Du Plessis was much more serious, and said with a solemn face: "It is not right to laugh at dreams, my friend; the Heer God sends them for some good reason, undoubtedly. I had nearly given this search up as hopeless. We must; yes, allemaghte! we must try again."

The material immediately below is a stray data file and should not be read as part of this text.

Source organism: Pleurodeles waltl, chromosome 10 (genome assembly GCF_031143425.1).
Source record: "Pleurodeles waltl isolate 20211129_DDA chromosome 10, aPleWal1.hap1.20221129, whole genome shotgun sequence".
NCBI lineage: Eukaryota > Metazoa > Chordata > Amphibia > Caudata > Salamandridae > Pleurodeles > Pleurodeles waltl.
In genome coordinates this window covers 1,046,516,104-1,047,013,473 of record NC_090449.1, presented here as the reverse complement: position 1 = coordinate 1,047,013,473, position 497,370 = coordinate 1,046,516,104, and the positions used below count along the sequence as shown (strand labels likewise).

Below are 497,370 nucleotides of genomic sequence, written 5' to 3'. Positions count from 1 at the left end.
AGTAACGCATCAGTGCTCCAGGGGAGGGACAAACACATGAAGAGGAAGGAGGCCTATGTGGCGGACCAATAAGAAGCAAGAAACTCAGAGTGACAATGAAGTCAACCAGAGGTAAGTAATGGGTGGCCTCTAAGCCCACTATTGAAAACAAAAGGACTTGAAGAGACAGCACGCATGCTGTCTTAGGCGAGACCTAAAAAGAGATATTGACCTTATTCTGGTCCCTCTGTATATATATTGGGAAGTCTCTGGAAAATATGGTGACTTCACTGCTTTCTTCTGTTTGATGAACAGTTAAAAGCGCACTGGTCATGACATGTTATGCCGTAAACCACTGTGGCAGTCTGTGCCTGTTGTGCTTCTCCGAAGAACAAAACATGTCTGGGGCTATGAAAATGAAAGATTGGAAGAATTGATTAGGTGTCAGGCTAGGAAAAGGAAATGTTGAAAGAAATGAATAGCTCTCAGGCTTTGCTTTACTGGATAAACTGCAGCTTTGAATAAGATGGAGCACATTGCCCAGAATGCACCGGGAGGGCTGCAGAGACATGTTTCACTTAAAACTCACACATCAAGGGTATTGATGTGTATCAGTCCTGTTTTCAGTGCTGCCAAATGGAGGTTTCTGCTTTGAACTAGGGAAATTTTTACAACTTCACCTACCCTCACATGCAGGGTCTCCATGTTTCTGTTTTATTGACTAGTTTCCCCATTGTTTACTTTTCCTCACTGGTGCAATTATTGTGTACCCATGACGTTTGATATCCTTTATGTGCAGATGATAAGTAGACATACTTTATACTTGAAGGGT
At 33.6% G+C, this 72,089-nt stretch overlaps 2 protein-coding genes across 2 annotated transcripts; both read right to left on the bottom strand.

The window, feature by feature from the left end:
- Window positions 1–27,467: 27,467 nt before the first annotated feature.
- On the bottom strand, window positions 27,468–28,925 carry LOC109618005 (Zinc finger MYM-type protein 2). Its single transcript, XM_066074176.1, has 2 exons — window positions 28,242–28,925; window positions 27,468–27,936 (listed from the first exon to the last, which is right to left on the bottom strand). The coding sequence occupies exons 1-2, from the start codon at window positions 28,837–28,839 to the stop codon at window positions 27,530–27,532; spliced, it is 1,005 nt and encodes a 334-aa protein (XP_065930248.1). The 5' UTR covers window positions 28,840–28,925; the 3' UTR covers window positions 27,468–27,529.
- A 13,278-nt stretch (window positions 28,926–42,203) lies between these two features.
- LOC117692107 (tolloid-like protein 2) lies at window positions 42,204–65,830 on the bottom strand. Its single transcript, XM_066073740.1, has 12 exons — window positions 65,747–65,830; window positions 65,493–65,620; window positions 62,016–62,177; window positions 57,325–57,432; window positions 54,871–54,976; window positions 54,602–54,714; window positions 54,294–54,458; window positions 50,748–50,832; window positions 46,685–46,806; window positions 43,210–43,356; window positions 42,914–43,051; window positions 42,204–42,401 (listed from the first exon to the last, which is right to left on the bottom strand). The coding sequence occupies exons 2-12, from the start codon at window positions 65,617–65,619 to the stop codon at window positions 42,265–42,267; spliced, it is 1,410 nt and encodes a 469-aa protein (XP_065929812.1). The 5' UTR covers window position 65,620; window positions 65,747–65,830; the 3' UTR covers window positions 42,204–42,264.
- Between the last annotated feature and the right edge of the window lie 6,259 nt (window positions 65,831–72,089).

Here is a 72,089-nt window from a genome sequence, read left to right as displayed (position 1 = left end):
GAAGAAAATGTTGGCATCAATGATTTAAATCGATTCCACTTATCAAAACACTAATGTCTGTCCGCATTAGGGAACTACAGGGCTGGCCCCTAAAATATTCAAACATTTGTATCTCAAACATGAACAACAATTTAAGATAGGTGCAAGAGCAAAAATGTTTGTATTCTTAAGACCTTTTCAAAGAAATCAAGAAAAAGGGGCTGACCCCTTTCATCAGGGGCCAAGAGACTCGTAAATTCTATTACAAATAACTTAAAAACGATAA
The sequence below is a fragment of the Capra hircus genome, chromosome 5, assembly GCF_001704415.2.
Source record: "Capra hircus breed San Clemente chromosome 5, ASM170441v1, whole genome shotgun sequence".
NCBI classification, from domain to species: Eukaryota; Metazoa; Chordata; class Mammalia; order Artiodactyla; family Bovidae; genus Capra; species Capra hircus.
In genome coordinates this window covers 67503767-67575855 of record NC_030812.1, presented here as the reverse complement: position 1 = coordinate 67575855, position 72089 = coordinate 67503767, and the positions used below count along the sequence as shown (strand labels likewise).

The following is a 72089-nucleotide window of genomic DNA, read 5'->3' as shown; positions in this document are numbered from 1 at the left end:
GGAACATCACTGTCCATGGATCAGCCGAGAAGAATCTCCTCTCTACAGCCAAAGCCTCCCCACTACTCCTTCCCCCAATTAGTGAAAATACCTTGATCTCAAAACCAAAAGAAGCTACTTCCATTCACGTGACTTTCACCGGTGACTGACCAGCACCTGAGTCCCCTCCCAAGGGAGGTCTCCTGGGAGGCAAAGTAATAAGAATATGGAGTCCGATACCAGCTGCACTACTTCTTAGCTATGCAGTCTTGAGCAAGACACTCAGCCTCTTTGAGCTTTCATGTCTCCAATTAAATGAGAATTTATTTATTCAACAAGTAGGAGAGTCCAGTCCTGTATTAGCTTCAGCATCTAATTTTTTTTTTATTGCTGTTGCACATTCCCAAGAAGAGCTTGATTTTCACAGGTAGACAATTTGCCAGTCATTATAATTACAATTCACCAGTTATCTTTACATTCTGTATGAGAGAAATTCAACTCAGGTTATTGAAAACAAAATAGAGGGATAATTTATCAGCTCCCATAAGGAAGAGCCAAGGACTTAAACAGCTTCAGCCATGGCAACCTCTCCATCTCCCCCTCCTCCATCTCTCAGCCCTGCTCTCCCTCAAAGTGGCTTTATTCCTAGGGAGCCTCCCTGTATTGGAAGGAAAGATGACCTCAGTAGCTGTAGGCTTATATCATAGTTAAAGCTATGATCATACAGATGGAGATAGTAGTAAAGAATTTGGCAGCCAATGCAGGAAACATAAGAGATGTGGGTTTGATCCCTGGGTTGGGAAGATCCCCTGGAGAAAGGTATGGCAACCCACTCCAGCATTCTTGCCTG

We strolled after breakfast, taking our pipes with us, to the chimney-like cul-de-sac where Tobias Steenkamp's footprints had been last seen, four years before. The place looked more than ever dark, narrow, and forbidding; and as we stood upon the sandy floor of the ravine and gazed upward to the faint patch of sky showing between the cliffs, two hundred feet above, the sharp contrast made it yet more awesome. For half an hour we looked about us, examining carefully every cranny and projection within our vision. Suddenly a boyish expedient of mine flashed into my mind. I had in my young days in Derbyshire ascended a steep and very narrow fissure in a cliff among my native dales, by copying faithfully the example of a sweep's boy, w